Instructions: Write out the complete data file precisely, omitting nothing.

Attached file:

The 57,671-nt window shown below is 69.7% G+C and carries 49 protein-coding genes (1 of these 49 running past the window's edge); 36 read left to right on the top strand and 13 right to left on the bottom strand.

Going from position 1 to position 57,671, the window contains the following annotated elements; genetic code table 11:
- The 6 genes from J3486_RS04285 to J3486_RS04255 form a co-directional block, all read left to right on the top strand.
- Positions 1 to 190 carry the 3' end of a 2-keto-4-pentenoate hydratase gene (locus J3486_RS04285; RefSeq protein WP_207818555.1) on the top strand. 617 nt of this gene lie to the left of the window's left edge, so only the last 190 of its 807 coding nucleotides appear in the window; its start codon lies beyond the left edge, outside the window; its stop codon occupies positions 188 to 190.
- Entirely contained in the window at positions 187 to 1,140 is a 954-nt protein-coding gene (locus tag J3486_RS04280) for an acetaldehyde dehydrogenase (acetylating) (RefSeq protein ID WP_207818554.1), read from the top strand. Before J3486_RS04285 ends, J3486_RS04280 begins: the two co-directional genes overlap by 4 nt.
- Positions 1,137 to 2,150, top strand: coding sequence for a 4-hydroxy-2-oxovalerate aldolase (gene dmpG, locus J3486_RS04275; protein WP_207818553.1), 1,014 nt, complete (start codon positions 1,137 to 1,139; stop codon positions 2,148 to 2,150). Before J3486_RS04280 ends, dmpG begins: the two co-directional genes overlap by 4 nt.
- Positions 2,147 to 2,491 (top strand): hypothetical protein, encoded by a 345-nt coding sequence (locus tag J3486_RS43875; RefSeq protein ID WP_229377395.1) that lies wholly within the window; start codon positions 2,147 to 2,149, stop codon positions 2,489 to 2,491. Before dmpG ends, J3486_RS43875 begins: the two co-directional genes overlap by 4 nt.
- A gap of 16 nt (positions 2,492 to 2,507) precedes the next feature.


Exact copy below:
The 57,671-nt window shown below is 69.7% G+C and carries 49 protein-coding genes (1 of these 49 running past the window's edge); 36 read left to right on the top strand and 13 right to left on the bottom strand.

Going from position 1 to position 57,671, the window contains the following annotated elements; genetic code table 11:
- The 6 genes from J3486_RS04285 to J3486_RS04255 form a co-directional block, all read left to right on the top strand.
- Positions 1 to 190 carry the 3' end of a 2-keto-4-pentenoate hydratase gene (locus J3486_RS04285; RefSeq protein WP_207818555.1) on the top strand. 617 nt of this gene lie to the left of the window's left edge, so only the last 190 of its 807 coding nucleotides appear in the window; its start codon lies beyond the left edge, outside the window; its stop codon occupies positions 188 to 190.
- Entirely contained in the window at positions 187 to 1,140 is a 954-nt protein-coding gene (locus tag J3486_RS04280) for an acetaldehyde dehydrogenase (acetylating) (RefSeq protein ID WP_207818554.1), read from the top strand. Before J3486_RS04285 ends, J3486_RS04280 begins: the two co-directional genes overlap by 4 nt.
- Positions 1,137 to 2,150, top strand: coding sequence for a 4-hydroxy-2-oxovalerate aldolase (gene dmpG, locus J3486_RS04275; protein WP_207818553.1), 1,014 nt, complete (start codon positions 1,137 to 1,139; stop codon positions 2,148 to 2,150). Before J3486_RS04280 ends, dmpG begins: the two co-directional genes overlap by 4 nt.
- Positions 2,147 to 2,491 (top strand): hypothetical protein, encoded by a 345-nt coding sequence (locus tag J3486_RS43875; RefSeq protein ID WP_229377395.1) that lies wholly within the window; start codon positions 2,147 to 2,149, stop codon positions 2,489 to 2,491. Before dmpG ends, J3486_RS43875 begins: the two co-directional genes overlap by 4 nt.
- A gap of 16 nt (positions 2,492 to 2,507) precedes the next feature.